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I am working on an application which is dealing with 'sensitive' data (aka Credit Card numbers), and in order to attain PCI Compliance we need to ensure that our database is separate from our public servers.

In order to have the data come in and be stored there needs to be something in the middle - I don't want to have the data being written or read directly from the web/app servers - so I was wondering if a queue/worker architecture might be suitable.

The basic flow would be:

  1. Data from Client -> Send to API
  2. API Server puts data into 'request' object -> Enqueue
  3. Worker (on 'internal' network) picks up request, writes to DB, does work, updates DB, then enqueues a 'response' object
  4. API Server receives this response object then sends back to response to client

Essentially I am hoping for something where the data will come back to the same 'request' so the whole process can be done in a single request, but this seems to be going against the Asynchronous nature of Message Queues, and might be more suited to a 'web service' acting as a strict 'protocol' per se...

Edit I should proabably add that I require the following:

  • Durability - if the queue or whatever 'crashes' it should be able to recover 'queued' items
  • Security - the sensitive data needs to be protected - transport is fine, because we can use something on the transport layer (TLS, SSL, IPSec), however storing card numbers on the sender side (public network) is not ideal...
  • Speed - of course.

So, am I going about this the wrong way?

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Purely out of interest: the PCI spec' you're working against - does it provide any guidance that would suggest favoured approaches (or ones to be avoided)? –  Adrian K Dec 7 '10 at 19:49

2 Answers 2

up vote 1 down vote accepted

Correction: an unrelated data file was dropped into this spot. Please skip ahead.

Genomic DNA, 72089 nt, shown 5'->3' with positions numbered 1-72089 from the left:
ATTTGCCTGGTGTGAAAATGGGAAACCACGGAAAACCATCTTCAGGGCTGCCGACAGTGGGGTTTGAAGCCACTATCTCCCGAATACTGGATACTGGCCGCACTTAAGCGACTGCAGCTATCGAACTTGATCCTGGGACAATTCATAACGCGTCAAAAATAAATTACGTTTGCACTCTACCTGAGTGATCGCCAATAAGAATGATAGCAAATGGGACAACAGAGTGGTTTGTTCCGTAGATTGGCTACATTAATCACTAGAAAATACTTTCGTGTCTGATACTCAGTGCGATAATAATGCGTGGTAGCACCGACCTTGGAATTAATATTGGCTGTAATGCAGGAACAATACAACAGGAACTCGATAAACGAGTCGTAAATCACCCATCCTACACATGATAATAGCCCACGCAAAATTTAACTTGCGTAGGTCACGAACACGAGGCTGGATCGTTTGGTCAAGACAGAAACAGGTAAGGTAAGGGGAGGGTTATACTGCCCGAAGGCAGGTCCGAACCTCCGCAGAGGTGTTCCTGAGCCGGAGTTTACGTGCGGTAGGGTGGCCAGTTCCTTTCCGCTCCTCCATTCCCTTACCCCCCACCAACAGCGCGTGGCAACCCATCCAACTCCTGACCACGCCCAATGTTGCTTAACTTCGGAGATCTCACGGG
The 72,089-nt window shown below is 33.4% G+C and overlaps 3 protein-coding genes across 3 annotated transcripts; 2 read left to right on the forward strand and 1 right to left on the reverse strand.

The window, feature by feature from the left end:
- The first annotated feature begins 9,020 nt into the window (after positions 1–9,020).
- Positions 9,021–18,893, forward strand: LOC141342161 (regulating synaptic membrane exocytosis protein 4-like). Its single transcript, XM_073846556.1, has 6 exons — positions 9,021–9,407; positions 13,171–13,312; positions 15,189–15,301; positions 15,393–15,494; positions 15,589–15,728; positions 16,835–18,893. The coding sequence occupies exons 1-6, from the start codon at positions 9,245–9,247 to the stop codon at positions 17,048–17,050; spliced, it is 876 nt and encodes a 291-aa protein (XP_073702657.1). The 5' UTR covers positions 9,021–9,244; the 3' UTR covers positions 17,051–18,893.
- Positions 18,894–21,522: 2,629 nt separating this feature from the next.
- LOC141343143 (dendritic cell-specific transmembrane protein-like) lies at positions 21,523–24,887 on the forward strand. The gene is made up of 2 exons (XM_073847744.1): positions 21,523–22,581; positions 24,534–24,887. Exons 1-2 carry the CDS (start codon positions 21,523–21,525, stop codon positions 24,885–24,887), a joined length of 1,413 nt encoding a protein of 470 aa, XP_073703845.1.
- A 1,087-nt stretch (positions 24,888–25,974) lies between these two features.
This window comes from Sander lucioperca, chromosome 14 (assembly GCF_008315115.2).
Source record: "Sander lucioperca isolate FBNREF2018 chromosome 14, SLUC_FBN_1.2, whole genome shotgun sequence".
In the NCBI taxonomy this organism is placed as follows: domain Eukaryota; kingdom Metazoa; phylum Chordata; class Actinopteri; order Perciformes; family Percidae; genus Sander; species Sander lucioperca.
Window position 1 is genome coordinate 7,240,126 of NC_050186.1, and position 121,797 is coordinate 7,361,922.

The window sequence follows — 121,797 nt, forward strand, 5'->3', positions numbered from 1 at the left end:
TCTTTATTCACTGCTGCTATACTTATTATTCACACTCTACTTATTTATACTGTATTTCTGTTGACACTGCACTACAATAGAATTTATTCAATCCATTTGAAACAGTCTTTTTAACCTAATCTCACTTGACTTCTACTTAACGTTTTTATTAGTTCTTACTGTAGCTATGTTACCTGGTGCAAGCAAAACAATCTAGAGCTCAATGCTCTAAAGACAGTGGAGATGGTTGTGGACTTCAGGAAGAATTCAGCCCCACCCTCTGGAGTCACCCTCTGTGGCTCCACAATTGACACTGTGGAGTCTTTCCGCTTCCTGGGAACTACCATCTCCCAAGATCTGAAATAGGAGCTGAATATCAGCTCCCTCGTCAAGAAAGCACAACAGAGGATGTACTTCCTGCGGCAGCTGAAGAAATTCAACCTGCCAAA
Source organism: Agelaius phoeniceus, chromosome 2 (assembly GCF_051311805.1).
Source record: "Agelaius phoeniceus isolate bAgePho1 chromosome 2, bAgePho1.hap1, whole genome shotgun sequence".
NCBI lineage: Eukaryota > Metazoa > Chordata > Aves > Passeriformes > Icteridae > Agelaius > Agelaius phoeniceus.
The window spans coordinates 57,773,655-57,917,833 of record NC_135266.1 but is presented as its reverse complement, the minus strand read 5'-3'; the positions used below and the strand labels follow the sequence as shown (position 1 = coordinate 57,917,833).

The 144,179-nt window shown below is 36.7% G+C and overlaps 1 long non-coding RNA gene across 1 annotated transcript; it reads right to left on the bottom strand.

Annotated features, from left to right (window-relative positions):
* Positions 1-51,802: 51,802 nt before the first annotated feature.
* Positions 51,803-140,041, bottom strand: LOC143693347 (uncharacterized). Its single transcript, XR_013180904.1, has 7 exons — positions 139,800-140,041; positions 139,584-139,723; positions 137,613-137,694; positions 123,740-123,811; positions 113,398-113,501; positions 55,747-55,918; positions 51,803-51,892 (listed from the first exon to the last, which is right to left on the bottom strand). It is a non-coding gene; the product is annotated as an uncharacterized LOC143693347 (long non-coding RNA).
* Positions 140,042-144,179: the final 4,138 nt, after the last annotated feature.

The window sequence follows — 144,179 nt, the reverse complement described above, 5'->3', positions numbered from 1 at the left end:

While I cannot say that you should, it certainly sounds like you could use one to good effect.

A queue will give you a level of isolation between components. If that is a necessary physical requirement to pass your certification, you can then show that the two machines are connected through a specific network, and only particular ports are open, etc.

Durability is a common feature of queue software, and transport level security similarly.

Speed is a fuzzier concern. In general, messages in a queue system, either commercial or open source (leaving alone roll-your-own) take mere milliseconds to transmit with durability and the like - add a bit of extra overhead for encryption. Assuming a correct granularity of your messages (i.e. they are not "too small" and the protocol not "too chatty") then you should do just fine.

There are many commercial and open-source message and queue systems, google is your friend to find them.

One left-field alternative would be to use a modern REST-like architecture. One of the best fleshed-out examples is DayTrader

Good Luck

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Thanks for the opinion, and the reference to DayTrader - looks like something I can dig into to get a perspective on how things might be done. –  Matthew Savage Jan 18 '11 at 6:38

I might be misunderstanding the question, but to boil it down, I think you might be overthinking the issue. There are ways to expose a web application server to the internet, while keeping the database safe behind the firewall, using some sort of SOA can increase that isolation, and hopefully decrease the possibility of some sort of sql injection attack, but it isn't automatic. Introducing a queue, which can be configured to be durable, giving you the recovery you desire, and some can be configured to be synchronous, so that would meet the "One step", or at least psuedo one step operation. But the fact of the matter is, that durability add another "security vulnerability" as that info in the queue is written somewhere, usually either a database or file system, until the transaction is committed. So in your posited situation where there is a crash, yes its recoverable but it could possibly be viewed by someone inside the enterprise with access to the file system area where that information is temporarily stored.

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